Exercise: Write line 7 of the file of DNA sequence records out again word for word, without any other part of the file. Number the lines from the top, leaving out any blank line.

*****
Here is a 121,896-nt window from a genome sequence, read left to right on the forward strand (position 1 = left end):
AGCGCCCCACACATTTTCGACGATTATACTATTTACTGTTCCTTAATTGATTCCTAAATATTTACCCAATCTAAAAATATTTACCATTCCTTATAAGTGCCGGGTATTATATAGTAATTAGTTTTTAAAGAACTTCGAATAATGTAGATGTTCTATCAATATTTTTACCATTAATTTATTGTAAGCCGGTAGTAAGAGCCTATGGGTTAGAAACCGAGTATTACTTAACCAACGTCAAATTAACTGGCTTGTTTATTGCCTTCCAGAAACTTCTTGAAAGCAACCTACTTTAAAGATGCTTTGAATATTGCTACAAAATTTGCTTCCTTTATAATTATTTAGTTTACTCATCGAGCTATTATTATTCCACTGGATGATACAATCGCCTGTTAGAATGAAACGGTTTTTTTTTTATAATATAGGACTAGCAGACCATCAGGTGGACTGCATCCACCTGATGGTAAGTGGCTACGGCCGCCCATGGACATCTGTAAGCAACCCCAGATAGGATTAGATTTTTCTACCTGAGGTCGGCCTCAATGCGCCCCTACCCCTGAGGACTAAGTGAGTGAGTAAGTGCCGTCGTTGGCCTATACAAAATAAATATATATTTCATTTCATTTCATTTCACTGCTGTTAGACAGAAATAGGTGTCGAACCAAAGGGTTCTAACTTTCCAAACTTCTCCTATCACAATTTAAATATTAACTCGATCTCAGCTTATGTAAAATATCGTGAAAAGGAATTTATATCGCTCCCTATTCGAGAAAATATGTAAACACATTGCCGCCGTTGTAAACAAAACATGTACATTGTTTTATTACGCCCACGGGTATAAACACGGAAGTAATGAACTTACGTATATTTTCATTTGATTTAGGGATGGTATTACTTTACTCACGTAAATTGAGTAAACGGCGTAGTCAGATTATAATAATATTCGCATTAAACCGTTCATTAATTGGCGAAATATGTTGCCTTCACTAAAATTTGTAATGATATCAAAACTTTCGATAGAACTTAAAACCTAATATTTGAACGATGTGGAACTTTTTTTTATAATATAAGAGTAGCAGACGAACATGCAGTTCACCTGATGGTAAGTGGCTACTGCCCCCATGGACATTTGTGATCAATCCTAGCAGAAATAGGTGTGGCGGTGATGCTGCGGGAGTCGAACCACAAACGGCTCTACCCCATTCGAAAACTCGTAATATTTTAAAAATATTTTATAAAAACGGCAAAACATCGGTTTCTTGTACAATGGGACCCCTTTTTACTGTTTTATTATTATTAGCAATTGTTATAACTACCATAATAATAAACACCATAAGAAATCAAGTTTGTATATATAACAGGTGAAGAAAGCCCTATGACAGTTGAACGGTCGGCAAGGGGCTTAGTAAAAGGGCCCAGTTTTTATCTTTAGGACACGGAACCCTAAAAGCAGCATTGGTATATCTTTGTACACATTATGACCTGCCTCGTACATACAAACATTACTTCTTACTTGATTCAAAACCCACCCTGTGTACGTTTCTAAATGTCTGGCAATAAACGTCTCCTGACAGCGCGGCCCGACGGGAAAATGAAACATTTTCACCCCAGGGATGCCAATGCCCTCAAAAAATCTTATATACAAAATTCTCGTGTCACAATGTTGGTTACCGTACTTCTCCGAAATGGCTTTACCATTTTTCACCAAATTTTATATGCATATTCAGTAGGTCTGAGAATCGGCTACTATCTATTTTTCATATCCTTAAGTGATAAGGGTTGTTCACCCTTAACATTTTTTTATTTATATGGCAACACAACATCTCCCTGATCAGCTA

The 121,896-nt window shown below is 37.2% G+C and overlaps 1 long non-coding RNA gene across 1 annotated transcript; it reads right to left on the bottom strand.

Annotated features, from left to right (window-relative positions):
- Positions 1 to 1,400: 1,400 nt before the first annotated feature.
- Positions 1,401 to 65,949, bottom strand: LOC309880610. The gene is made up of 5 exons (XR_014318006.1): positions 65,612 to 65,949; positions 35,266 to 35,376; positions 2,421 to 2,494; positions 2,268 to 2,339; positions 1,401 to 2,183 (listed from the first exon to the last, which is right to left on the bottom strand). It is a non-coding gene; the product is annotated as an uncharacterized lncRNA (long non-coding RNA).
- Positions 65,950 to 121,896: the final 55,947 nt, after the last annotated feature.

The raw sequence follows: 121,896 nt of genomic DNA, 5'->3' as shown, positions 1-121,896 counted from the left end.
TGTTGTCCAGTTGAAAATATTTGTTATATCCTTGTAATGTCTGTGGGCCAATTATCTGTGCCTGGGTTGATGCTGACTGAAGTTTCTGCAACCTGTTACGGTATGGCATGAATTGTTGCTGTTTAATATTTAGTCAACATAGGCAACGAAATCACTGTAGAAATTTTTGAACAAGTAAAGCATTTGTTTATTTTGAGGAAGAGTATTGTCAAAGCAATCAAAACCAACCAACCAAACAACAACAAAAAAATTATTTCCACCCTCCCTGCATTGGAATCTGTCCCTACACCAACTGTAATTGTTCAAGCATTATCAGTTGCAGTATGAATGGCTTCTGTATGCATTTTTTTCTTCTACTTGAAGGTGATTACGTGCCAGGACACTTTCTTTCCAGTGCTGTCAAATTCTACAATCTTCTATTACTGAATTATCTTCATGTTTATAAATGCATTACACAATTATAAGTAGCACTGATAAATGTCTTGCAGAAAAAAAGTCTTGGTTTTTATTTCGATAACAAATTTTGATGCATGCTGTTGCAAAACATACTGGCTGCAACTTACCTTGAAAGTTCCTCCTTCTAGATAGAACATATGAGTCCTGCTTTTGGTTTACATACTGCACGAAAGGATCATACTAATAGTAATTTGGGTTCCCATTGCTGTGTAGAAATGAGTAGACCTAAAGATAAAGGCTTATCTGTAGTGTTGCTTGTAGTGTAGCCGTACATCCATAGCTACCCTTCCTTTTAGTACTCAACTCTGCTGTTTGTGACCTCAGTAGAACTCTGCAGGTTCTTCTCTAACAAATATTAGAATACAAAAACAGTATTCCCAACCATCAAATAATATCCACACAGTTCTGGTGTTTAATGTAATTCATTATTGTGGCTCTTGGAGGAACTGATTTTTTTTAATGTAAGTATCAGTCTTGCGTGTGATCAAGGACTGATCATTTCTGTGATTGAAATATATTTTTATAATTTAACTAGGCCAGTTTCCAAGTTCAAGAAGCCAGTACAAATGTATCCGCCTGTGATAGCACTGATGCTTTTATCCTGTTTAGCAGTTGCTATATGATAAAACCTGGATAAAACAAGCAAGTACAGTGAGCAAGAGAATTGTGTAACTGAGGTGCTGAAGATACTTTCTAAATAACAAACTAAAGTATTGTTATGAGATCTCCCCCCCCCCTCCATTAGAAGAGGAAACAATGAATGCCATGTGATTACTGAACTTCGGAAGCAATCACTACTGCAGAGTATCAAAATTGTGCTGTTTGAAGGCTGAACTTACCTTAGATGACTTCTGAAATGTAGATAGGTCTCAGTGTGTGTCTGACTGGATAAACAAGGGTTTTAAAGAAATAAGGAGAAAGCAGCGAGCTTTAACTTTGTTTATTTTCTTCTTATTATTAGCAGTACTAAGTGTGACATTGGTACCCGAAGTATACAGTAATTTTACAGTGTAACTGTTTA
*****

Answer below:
- Positions 65,950 to 121,896: the final 55,947 nt, after the last annotated feature.